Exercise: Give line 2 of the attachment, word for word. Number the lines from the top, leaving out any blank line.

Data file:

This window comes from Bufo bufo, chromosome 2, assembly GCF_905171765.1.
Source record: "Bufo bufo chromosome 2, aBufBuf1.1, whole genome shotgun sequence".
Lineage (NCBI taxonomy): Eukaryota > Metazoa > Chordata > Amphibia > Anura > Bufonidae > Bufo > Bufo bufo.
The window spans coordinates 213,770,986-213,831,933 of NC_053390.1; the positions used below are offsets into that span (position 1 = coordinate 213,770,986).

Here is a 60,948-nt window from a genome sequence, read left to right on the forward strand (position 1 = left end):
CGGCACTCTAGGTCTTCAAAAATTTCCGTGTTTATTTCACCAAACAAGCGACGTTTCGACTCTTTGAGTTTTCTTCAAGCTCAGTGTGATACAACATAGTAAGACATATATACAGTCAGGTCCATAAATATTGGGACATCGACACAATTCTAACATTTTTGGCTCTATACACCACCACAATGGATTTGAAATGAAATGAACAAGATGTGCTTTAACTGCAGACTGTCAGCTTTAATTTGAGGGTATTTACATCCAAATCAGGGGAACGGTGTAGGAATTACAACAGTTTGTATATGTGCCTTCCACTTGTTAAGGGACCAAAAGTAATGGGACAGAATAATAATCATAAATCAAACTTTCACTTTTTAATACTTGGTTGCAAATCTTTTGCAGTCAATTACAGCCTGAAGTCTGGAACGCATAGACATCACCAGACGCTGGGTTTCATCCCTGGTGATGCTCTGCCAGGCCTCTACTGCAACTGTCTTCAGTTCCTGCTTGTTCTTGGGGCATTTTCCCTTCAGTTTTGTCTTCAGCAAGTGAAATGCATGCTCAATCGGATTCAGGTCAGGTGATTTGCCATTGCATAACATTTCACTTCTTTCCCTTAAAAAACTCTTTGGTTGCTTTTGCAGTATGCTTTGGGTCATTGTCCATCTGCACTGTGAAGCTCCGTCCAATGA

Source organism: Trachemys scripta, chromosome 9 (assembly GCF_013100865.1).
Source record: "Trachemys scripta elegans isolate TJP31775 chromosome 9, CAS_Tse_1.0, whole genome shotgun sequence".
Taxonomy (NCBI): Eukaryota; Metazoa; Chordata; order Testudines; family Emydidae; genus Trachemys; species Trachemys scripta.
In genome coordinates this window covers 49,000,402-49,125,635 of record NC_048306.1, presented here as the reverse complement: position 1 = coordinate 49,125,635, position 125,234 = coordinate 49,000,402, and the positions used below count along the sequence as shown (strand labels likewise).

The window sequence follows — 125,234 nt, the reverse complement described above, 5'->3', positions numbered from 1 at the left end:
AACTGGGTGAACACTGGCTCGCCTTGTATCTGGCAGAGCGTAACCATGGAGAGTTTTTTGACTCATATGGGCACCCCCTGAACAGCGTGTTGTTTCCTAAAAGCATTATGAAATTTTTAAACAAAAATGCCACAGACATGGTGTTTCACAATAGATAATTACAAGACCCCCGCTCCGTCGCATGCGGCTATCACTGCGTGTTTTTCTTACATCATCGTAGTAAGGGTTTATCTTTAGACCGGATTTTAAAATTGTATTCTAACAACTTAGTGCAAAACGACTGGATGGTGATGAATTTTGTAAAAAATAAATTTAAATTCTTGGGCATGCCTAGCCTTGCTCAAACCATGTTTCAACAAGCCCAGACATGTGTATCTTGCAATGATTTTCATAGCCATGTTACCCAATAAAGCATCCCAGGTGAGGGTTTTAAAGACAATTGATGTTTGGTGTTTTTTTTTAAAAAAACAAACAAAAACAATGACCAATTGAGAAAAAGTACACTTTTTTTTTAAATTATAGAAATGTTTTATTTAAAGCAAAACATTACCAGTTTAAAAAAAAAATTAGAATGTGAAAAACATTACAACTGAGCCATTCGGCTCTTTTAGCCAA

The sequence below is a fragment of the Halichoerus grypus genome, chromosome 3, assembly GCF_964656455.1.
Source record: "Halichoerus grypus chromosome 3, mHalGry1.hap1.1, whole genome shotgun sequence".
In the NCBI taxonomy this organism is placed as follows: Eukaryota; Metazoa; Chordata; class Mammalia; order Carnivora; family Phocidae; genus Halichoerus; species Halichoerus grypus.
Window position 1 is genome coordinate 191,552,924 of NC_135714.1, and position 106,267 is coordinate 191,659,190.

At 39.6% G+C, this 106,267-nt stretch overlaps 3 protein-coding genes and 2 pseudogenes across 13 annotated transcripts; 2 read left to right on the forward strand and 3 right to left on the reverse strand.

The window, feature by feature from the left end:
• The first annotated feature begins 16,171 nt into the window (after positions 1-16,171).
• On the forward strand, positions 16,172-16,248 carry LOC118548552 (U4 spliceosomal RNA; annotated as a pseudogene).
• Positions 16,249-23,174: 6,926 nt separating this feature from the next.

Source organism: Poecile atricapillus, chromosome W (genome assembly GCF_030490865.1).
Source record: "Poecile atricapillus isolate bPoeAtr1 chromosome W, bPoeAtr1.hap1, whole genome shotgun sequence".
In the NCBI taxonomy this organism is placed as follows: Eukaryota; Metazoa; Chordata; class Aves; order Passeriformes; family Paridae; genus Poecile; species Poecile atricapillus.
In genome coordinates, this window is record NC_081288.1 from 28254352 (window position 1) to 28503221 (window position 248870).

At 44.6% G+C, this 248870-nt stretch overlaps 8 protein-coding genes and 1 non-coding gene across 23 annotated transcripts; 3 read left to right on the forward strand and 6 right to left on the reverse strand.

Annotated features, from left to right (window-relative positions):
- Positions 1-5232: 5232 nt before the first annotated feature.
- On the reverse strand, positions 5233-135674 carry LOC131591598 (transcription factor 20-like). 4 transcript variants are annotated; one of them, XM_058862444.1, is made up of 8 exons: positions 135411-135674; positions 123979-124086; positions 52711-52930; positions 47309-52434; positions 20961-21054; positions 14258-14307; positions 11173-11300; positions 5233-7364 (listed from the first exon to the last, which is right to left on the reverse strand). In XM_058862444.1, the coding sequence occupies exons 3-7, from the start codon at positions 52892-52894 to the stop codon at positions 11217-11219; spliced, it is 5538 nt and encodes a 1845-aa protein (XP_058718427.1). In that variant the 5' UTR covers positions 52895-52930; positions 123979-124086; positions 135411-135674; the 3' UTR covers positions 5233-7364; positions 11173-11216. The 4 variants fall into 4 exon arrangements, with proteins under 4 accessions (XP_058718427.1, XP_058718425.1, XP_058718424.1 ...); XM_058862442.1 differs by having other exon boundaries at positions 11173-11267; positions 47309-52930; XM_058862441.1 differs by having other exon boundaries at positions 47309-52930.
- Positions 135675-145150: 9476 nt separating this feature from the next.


Source record: "Bufo bufo chromosome 2, aBufBuf1.1, whole genome shotgun sequence".